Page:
One columnist in Pittsburgh, who is no stranger to diplomacy and international relations, suggests that the Democratic and Republican presidential tickets will include both Connecticut senators.
I'm especially skeptical of the proposed Democratic ticket, and I doubt Mr. McCain would select someone who ran as a vice presidential nominee in 2000 (and obviously lost). Sen. Dodd would blunt the "not enough experience" argument that is being hurled at Sen. Obama, but others -- such as Michigan's Carl Levin and New Mexico Governor Bill Richardson -- also can do that. And they, in my opinion, would bring more to the Democratic ticket. Levin, for example, would make Michigan a solidly "toss-up" state. Richardson is a popular governor in a state that was narrowly won by President Bush in 2004.
The proposed McCain-Lieberman ticket makes more sense to me (in comparison to Obama-Dodd) because McCain appears to appreciate surrounding himself with people he likes. My sense is that he and Sen. Lieberman genuinely like each other (and needless to say each has been comfortable rocking the boat in the past). However, Lieberman does nothing to placate the conservative base of the Republican Party. And, as mentioned, he has been a runningmate before. I wonder if Tennessee Senator Lamar Alexander or South Carolina's Lindsey Graham would be better selections. Their credentials might not be conservative enough, in some eyes, but they are from the South, which McCain needs to win handily on Nov. 4.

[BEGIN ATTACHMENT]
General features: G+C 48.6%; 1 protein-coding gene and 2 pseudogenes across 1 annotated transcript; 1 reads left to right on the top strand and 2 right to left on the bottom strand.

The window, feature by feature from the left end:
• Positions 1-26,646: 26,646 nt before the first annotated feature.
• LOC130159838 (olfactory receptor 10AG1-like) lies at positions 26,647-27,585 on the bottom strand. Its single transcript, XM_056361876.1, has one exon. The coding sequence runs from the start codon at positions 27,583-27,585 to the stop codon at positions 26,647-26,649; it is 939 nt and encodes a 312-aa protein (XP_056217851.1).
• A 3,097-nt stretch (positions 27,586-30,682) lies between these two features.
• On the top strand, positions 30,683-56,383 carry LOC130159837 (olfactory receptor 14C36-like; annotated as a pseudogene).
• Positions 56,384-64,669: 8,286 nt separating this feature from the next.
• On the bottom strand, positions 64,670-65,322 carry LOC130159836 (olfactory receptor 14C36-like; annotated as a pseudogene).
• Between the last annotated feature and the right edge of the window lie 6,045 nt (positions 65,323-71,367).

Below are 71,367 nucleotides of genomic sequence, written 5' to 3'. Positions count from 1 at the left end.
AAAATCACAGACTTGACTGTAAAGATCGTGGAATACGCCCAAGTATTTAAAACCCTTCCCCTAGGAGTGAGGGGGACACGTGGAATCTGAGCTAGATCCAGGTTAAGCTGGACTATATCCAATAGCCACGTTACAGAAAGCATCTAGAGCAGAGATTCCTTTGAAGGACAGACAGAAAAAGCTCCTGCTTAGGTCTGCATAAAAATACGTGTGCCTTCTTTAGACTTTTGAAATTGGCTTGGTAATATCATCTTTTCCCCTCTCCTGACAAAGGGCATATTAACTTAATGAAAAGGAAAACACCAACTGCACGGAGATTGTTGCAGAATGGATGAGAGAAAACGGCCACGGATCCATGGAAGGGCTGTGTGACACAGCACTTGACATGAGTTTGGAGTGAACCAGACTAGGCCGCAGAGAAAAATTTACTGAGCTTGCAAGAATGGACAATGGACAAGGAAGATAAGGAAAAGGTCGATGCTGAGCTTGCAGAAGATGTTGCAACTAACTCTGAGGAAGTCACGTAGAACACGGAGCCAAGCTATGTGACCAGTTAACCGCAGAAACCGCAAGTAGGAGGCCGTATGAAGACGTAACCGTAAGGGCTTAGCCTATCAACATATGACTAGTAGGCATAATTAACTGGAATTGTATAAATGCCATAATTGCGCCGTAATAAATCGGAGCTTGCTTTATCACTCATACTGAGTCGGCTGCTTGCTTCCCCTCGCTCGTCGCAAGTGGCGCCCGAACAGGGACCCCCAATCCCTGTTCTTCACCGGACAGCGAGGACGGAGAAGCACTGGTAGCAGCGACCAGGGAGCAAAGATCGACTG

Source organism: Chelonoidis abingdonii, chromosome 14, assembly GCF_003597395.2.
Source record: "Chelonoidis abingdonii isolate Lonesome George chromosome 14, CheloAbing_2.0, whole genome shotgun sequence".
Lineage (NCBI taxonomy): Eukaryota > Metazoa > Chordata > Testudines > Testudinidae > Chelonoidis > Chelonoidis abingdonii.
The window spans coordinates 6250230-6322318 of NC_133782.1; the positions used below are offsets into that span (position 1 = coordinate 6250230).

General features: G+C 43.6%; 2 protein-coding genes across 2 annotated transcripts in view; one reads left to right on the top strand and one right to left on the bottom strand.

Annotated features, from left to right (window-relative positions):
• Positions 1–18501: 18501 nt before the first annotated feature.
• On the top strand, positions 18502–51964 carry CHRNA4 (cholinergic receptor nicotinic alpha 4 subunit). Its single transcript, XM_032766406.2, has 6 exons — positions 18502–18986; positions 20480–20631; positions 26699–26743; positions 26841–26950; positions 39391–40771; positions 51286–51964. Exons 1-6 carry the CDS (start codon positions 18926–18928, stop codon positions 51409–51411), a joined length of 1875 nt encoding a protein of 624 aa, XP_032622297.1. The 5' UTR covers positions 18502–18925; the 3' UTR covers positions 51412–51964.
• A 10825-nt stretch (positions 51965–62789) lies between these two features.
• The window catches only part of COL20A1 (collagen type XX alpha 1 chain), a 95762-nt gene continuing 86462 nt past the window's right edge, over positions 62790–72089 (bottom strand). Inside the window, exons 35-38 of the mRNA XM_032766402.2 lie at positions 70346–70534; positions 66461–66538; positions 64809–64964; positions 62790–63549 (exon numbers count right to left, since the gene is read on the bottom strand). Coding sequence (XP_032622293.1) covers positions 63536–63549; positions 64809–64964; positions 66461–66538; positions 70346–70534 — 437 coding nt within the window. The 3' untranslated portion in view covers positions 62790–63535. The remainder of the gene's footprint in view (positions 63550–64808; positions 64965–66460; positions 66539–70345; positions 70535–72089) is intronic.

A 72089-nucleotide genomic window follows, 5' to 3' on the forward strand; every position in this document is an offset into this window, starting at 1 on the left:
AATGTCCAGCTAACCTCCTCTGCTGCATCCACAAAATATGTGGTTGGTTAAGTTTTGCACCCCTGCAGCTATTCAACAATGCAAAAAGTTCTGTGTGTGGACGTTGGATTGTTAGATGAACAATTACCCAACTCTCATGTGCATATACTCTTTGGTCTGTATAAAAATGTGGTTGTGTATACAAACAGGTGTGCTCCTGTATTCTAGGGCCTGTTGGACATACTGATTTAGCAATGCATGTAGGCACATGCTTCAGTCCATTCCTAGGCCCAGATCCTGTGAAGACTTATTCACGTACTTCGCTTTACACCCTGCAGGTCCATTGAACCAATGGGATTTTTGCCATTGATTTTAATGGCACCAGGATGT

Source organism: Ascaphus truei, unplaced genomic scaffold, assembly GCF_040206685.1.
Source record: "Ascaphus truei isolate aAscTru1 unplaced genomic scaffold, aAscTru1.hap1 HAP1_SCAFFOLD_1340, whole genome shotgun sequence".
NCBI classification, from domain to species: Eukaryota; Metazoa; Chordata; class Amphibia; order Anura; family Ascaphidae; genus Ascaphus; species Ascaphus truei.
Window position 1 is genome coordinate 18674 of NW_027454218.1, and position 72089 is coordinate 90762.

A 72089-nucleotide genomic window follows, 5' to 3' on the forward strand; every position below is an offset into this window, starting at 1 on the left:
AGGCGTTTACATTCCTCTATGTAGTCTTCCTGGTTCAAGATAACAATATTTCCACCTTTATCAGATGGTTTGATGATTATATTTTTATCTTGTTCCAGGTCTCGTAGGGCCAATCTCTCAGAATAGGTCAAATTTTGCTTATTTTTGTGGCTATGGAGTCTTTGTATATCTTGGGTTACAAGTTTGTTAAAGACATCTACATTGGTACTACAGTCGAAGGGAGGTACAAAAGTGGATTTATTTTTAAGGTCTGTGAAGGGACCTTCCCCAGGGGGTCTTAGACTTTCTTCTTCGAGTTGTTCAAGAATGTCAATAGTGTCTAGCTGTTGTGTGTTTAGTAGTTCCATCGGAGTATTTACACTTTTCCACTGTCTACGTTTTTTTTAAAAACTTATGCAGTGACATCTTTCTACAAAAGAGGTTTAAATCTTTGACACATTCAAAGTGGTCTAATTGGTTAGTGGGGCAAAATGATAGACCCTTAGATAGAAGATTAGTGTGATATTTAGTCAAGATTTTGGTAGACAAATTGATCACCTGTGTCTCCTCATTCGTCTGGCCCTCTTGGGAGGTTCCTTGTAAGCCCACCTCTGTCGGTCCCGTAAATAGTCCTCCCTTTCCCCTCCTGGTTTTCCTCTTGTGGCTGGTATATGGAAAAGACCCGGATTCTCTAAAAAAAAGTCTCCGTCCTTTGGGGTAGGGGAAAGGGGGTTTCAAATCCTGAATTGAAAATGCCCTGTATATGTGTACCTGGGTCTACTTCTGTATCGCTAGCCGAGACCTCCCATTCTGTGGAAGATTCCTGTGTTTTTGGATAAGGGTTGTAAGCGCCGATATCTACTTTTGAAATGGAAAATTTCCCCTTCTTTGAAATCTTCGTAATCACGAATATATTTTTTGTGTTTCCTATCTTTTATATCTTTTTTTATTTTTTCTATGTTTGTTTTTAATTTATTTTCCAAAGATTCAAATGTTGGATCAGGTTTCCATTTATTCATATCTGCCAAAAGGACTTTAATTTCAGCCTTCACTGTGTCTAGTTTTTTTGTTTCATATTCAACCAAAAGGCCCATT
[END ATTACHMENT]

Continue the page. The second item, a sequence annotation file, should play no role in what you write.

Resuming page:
In playing this "what if?" game, I confess I'm doing something I dislike media organizations doing -- passing off speculation as news. So to help ease my angst, I'm not going to consider this post "speculation." No, instead, I'm going to consider it an example of an "educated guess." You bet, I feel better already :-)
UPDATE: Late Wednesday posting. Lieberman will give a strong signal about his interest in and chances of becoming McCain's nominee by choosing whether to attend an event sponsored by a religious figure McCain recently distanced himself from.